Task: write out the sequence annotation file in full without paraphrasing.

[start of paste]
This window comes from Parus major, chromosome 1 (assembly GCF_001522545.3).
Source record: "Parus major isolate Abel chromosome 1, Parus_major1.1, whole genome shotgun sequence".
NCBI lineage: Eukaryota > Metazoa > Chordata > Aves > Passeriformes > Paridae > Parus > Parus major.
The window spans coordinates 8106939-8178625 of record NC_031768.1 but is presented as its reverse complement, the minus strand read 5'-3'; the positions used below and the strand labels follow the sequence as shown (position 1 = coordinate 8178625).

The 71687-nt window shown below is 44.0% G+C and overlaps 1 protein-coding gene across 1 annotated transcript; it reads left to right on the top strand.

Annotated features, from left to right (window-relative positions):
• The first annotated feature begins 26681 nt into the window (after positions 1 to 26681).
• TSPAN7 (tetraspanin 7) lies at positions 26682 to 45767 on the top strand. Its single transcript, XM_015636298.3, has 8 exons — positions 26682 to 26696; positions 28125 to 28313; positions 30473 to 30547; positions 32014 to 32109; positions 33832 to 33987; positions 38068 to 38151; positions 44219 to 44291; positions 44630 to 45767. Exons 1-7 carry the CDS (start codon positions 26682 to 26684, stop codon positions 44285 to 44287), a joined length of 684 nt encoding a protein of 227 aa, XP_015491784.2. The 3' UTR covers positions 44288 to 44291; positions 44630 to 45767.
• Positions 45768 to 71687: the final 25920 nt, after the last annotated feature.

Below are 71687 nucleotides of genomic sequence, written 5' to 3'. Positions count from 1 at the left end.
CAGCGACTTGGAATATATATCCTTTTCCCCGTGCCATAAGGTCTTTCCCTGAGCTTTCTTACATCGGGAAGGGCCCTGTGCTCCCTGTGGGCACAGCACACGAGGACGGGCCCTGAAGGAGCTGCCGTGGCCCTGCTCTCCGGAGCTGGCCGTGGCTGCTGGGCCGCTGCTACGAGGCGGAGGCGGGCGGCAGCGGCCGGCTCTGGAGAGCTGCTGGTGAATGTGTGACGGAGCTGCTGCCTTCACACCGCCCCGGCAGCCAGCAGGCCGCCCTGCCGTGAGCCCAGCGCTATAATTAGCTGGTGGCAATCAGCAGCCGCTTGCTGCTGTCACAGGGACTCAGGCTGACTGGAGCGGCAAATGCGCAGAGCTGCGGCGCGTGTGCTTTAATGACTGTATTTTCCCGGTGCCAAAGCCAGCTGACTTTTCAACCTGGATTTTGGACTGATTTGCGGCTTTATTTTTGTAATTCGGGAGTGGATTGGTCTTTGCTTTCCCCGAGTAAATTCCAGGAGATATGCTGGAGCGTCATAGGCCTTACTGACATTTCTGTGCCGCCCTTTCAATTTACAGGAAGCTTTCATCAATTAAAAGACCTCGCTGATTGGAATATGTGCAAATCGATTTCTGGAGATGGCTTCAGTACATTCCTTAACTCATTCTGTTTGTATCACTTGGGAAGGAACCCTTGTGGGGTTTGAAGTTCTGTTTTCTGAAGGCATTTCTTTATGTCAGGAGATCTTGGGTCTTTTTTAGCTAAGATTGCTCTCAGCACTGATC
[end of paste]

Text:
This window comes from Parus major, chromosome 1 (assembly GCF_001522545.3).
Source record: "Parus major isolate Abel chromosome 1, Parus_major1.1, whole genome shotgun sequence".
NCBI lineage: Eukaryota > Metazoa > Chordata > Aves > Passeriformes > Paridae > Parus > Parus major.
The window spans coordinates 8106939-8178625 of record NC_031768.1 but is presented as its reverse complement, the minus strand read 5'-3'; the positions used below and the strand labels follow the sequence as shown (position 1 = coordinate 8178625).

The 71687-nt window shown below is 44.0% G+C and overlaps 1 protein-coding gene across 1 annotated transcript; it reads left to right on the top strand.

Annotated features, from left to right (window-relative positions):
• The first annotated feature begins 26681 nt into the window (after positions 1 to 26681).
• TSPAN7 (tetraspanin 7) lies at positions 26682 to 45767 on the top strand. Its single transcript, XM_015636298.3, has 8 exons — positions 26682 to 26696; positions 28125 to 28313; positions 30473 to 30547; positions 32014 to 32109; positions 33832 to 33987; positions 38068 to 38151; positions 44219 to 44291; positions 44630 to 45767. Exons 1-7 carry the CDS (start codon positions 26682 to 26684, stop codon positions 44285 to 44287), a joined length of 684 nt encoding a protein of 227 aa, XP_015491784.2. The 3' UTR covers positions 44288 to 44291; positions 44630 to 45767.
• Positions 45768 to 71687: the final 25920 nt, after the last annotated feature.

Below are 71687 nucleotides of genomic sequence, written 5' to 3'. Positions count from 1 at the left end.
CAGCGACTTGGAATATATATCCTTTTCCCCGTGCCATAAGGTCTTTCCCTGAGCTTTCTTACATCGGGAAGGGCCCTGTGCTCCCTGTGGGCACAGCACACGAGGACGGGCCCTGAAGGAGCTGCCGTGGCCCTGCTCTCCGGAGCTGGCCGTGGCTGCTGGGCCGCTGCTACGAGGCGGAGGCGGGCGGCAGCGGCCGGCTCTGGAGAGCTGCTGGTGAATGTGTGACGGAGCTGCTGCCTTCACACCGCCCCGGCAGCCAGCAGGCCGCCCTGCCGTGAGCCCAGCGCTATAATTAGCTGGTGGCAATCAGCAGCCGCTTGCTGCTGTCACAGGGACTCAGGCTGACTGGAGCGGCAAATGCGCAGAGCTGCGGCGCGTGTGCTTTAATGACTGTATTTTCCCGGTGCCAAAGCCAGCTGACTTTTCAACCTGGATTTTGGACTGATTTGCGGCTTTATTTTTGTAATTCGGGAGTGGATTGGTCTTTGCTTTCCCCGAGTAAATTCCAGGAGATATGCTGGAGCGTCATAGGCCTTACTGACATTTCTGTGCCGCCCTTTCAATTTACAGGAAGCTTTCATCAATTAAAAGACCTCGCTGATTGGAATATGTGCAAATCGATTTCTGGAGATGGCTTCAGTACATTCCTTAACTCATTCTGTTTGTATCACTTGGGAAGGAACCCTTGTGGGGTTTGAAGTTCTGTTTTCTGAAGGCATTTCTTTATGTCAGGAGATCTTGGGTCTTTTTTAGCTAAGATTGCTCTCAGCACTGATC